Public Hospital Building Block Two: Public hospitals are more democratic and serve to build Canada

Public hospitals are ultimately accountable to elected politicians. If the public hospital system is failing, Canadians can change their government officials through elections. Private P3 hospitals operate undemocratically, often in secret, without full public scrutiny within contracts that can be 30 years or longer. Auditor Generals need to investigate all P3 hospitals in Canada.

Public hospitals require local construction industry workers and hospital staff. Taxpayers' health care funding can go toward providing good public jobs in order to achieve high quality care in public hospitals. P3 hospitals often use large multinational companies that undermine the local construction industry. Money is taken for profits and extra administration costs, away from hospital care with P3 hospitals. Local hospital jobs are often cut as P3 hospitals take more public health care dollars from the area.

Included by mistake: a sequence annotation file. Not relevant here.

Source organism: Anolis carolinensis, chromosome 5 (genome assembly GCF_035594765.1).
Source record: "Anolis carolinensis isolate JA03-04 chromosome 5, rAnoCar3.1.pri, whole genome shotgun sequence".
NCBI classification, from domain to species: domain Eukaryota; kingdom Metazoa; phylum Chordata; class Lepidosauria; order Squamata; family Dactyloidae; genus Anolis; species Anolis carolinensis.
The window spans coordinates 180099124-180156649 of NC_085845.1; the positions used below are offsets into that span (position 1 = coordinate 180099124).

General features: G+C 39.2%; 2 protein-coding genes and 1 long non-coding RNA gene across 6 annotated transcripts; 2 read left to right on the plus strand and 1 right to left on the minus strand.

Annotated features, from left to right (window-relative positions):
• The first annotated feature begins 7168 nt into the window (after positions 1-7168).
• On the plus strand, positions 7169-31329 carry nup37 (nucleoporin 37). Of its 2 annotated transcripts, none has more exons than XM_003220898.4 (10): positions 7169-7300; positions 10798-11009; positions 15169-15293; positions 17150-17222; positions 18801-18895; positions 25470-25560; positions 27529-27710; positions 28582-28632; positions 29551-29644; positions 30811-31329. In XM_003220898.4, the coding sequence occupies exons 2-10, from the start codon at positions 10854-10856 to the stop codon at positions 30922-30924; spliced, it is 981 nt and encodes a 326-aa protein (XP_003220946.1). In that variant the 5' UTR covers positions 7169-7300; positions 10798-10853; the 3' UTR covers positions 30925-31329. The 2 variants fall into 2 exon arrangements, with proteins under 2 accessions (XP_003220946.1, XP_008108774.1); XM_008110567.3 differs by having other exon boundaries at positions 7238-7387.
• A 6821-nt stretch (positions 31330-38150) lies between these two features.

Public Hospital Building Block Three: High quality public non-profit hospitals are accessible

As P3 hospitals take up much of provincial health care budgets, overall hospital bed-count can actually decrease, reducing hospital access. Smaller, more rural public hospitals can close as more regionalized new P3 hospitals are built. With the P3 hospital model, rural patients and families must travel great distances. In some areas, bed-to-population ratios are decreasing when P3 hospitals are built. P3s also often open too late — long past their original completion date.

The P3 hospital model can reduce hospital quality. Private for-profit hospital care in the United States, where it flourishes, has been found to be poor. A review of 20 years' worth of data and 149 studies of for-profit and non-profit health care in the USA found that the majority of the studies (88) concluded that non-profit health care performed better. P3 hospitals are a type of for-profit hospital. Poor care conditions are created as builders and designers do not consult with hospital care staff, while innovations can be difficult. For-profit hospital working conditions are often poor, which worsens quality of care, especially through high staff turnover. Not enough cleaning staff in P3 hospitals can lead to poorly-cleaned hospital areas. Proper cleaning is needed for infection control.

Related individuals, organizations and significant events
CUPE Research Report P3 Hospitals: The wrong direction

Links and sources
  Report: P3 hospitals — the wrong direction
  P3 Hospitals: The wrong direction — Executive summary

Posted: April 27, 2011

  Health care
  Public services
  Front lines